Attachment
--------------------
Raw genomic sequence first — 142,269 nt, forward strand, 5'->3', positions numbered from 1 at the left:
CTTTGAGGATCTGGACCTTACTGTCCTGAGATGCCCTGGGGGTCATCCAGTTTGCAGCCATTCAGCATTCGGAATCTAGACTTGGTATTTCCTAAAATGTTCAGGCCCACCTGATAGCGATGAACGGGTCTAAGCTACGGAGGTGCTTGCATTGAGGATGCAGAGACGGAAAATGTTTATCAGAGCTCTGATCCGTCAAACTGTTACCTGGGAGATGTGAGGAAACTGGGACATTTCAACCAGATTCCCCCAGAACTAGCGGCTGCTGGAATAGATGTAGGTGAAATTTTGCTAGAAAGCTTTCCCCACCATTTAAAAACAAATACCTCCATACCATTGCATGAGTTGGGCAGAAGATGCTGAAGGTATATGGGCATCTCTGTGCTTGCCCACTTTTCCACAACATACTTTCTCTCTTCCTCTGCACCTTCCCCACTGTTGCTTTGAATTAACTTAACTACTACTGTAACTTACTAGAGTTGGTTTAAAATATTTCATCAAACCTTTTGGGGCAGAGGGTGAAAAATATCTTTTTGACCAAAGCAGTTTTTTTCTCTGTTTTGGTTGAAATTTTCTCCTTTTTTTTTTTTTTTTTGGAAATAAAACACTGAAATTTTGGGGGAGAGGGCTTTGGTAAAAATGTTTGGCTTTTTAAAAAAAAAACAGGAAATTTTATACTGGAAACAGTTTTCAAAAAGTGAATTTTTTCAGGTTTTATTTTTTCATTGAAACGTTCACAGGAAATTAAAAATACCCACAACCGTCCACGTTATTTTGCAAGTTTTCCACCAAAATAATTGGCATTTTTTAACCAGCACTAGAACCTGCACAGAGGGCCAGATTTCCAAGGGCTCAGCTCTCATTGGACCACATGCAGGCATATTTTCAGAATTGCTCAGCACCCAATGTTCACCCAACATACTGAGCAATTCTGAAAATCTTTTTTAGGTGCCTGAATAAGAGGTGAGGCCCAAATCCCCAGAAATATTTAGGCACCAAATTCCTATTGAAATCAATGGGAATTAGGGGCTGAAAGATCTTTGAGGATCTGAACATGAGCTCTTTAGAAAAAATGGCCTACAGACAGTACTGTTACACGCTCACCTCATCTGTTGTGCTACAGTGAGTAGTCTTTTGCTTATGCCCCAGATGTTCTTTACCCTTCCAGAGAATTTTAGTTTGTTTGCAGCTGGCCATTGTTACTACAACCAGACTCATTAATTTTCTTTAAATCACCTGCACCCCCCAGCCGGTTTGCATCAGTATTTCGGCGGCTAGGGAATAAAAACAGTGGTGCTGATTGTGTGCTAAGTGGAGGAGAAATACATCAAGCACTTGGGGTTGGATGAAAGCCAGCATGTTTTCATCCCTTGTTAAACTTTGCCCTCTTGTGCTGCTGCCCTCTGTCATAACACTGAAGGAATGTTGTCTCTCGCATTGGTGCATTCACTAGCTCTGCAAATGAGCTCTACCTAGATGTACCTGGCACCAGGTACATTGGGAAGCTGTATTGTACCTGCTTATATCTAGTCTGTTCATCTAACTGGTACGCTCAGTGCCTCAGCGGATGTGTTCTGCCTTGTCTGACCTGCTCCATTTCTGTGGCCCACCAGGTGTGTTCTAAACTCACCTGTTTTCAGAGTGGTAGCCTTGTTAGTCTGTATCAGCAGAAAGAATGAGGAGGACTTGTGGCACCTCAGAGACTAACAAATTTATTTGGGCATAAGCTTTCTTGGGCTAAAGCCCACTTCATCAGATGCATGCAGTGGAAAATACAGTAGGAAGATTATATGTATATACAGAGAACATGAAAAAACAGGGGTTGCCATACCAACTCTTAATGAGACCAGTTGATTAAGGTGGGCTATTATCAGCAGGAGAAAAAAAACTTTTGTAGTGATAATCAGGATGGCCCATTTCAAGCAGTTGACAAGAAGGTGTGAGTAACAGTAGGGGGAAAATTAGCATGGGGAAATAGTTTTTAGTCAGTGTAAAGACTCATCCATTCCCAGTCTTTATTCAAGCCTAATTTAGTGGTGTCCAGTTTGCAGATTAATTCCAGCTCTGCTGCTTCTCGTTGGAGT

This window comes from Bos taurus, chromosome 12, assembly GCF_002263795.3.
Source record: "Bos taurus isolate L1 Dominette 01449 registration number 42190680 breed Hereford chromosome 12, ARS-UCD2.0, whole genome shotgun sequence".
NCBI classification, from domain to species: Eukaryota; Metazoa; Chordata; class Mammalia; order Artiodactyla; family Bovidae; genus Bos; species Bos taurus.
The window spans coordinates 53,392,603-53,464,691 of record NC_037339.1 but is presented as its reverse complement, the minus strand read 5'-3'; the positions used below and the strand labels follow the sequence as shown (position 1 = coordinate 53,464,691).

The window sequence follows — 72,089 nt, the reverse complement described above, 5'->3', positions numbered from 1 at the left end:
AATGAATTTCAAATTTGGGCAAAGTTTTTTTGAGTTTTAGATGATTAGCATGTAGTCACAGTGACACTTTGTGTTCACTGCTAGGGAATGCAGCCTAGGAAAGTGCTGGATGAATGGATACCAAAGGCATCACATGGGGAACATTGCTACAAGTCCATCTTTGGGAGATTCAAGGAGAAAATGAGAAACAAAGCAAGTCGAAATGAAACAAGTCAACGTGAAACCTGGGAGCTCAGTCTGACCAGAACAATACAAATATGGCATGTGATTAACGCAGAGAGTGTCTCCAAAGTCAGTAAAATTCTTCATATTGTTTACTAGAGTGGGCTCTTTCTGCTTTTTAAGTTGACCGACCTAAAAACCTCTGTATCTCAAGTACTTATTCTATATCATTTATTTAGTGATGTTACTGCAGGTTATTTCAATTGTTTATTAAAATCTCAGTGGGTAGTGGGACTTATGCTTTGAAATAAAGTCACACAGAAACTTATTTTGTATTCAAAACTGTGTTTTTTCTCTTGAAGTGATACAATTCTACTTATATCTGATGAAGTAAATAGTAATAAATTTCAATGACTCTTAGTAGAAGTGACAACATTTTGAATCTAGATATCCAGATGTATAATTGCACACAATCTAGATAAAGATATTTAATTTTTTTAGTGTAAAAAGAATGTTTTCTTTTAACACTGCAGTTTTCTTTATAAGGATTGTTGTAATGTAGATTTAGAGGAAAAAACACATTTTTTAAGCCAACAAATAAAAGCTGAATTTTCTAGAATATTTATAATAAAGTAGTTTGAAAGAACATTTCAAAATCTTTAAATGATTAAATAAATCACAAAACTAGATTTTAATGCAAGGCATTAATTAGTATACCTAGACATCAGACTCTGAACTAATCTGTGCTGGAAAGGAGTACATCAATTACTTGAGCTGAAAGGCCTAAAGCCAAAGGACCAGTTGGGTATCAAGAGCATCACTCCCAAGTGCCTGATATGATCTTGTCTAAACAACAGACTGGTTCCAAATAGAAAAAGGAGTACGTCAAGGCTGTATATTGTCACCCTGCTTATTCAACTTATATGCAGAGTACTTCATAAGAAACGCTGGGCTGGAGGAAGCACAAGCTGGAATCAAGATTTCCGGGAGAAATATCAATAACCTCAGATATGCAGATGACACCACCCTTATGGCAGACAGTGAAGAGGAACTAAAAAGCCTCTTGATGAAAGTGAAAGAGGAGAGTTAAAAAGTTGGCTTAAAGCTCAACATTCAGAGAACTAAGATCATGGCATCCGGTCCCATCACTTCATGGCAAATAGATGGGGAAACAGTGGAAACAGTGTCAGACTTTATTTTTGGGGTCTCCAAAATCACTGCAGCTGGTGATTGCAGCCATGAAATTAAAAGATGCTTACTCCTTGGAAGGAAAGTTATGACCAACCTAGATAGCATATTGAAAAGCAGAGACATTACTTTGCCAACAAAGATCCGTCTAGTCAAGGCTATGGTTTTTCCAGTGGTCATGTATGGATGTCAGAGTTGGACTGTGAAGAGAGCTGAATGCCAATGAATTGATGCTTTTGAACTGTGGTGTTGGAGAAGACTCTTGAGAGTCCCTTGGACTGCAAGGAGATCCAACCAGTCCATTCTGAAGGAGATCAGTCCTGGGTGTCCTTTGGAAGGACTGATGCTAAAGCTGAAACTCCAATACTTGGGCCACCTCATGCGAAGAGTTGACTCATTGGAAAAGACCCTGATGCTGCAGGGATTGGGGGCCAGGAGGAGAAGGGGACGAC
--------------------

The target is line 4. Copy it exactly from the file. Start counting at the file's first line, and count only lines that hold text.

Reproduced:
Source record: "Bos taurus isolate L1 Dominette 01449 registration number 42190680 breed Hereford chromosome 12, ARS-UCD2.0, whole genome shotgun sequence".